“Honor Killings” In America

Unfortunately this crap is common in Europe and endemic throughout the Middle East.

The United States has avoided this bloodstained trend until recently. Some consider Kanwal’s death the first documented honor killing here. Others point to the murder of sisters Amina and Sarah Said in Irving, Texas, on New Years’ 2007. (Their MySpace page remains up. Featuring assimilated teen culture and American music, it is haunting.) Their father remains on the run from police.

In upstate Monroe County just a few days ago, a girl was stabbed by her brother for wearing immodest western clothing and wanting to move to New York City. According to court documents, Waheed Allah Mohammad explained the stabbing by saying his sister was a “bad Muslim girl.”

“Honor killing is a misnomer,” author and exile Ayaan Hirsi Ali told me. “The killing occurs because these girls have allegedly brought shame on their family. The paradox is that these are individuals who have emancipated themselves.

clipped from www.nypost.com

ON July 6, police say, a Pakistani named Chaudhry Rashid strangled his 25-year-old daughter San- deela Kanwal with a Bungee cord in her bedroom because she wanted to end her arranged marriage. This “honor killing” came not in Pakistan, but in Jonesboro, Ga. – a suburb 16 miles outside Atlanta.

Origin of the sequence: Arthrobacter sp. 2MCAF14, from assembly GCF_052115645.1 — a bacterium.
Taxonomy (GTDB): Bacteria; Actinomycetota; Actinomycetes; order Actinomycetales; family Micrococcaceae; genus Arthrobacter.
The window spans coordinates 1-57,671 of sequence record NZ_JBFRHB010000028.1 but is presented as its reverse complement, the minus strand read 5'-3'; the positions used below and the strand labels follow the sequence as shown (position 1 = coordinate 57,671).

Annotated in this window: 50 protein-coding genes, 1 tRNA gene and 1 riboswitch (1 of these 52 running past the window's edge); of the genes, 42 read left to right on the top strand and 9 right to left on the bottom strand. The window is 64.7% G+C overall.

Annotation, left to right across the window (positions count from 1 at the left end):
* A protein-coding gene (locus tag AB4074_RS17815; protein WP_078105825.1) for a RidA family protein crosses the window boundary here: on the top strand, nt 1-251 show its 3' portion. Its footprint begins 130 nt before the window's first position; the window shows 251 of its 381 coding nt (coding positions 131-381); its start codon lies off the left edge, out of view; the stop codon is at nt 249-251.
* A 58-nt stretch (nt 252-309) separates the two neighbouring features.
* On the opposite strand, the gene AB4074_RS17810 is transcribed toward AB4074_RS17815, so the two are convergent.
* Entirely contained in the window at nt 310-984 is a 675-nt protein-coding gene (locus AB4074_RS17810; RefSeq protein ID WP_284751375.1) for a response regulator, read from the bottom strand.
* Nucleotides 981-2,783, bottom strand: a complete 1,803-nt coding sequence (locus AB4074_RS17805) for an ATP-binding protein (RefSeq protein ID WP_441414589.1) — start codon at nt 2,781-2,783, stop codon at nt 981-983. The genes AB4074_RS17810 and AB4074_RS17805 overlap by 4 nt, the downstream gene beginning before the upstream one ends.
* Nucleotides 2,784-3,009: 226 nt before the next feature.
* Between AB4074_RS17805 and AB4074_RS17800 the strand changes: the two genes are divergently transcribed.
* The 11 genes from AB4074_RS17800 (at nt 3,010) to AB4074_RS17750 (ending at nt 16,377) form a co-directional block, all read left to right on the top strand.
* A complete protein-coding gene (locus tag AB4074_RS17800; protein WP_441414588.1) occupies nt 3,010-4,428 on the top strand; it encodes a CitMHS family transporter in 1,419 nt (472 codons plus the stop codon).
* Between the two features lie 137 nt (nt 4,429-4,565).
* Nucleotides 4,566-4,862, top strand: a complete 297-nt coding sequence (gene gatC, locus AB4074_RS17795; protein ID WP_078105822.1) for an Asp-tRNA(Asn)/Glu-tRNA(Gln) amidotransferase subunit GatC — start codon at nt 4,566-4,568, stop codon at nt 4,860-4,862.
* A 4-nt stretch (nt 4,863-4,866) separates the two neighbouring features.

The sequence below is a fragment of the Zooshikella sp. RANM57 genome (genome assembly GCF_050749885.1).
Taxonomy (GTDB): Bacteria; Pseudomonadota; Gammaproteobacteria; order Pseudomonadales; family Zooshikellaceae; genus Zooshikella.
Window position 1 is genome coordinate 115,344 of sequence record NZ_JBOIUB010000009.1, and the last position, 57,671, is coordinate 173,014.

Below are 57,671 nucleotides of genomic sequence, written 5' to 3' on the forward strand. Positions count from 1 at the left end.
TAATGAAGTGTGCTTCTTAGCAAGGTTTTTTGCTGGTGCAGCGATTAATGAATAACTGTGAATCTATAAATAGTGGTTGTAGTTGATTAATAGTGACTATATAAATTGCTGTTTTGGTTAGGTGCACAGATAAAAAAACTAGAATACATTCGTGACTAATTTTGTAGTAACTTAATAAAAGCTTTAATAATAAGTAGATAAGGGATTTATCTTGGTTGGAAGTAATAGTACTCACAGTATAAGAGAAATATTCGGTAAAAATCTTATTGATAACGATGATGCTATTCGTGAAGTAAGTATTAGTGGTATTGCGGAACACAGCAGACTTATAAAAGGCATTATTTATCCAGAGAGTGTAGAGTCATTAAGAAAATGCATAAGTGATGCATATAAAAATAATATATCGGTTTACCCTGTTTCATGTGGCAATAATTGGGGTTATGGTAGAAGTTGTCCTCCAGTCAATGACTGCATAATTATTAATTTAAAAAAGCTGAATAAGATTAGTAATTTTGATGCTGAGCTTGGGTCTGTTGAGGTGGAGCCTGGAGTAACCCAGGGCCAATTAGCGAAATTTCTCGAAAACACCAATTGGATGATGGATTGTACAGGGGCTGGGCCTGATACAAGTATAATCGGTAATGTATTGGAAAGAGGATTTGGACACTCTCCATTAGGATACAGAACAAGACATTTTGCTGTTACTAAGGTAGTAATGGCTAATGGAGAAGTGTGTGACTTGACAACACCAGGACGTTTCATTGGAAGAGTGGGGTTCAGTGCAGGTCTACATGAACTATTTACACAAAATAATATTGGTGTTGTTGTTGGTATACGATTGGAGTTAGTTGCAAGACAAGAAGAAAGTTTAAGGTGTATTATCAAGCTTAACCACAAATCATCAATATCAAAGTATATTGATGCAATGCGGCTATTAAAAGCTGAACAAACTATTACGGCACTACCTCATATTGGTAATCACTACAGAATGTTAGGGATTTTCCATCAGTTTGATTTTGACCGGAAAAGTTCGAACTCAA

Alleged killer says daughter dishonored the family.

At his arraignment, Rashid said through an Urdu interpreter that he was “not in the state of mind to talk because of the death of his daughter,” but stated “I have done nothing wrong.”

This is not the same as declaring innocence. His attorney, Tammy Long, explained, “My client is going through a difficult time. As you can imagine, he is distraught.” Apparently, it takes a stronger man to murder his daughter without sentiment.

The national media has paid little attention to the story of Kanwal’s murder, though most outlets found plenty of time to debate the cover of The New Yorker.
Maybe it’s muted because we’ve grown reluctant to pass judgment on other culture’s customs –
  blog it

Leave a Reply

Fill in your details below or click an icon to log in:

WordPress.com Logo

You are commenting using your WordPress.com account. Log Out /  Change )

Google+ photo

You are commenting using your Google+ account. Log Out /  Change )

Twitter picture

You are commenting using your Twitter account. Log Out /  Change )

Facebook photo

You are commenting using your Facebook account. Log Out /  Change )


Connecting to %s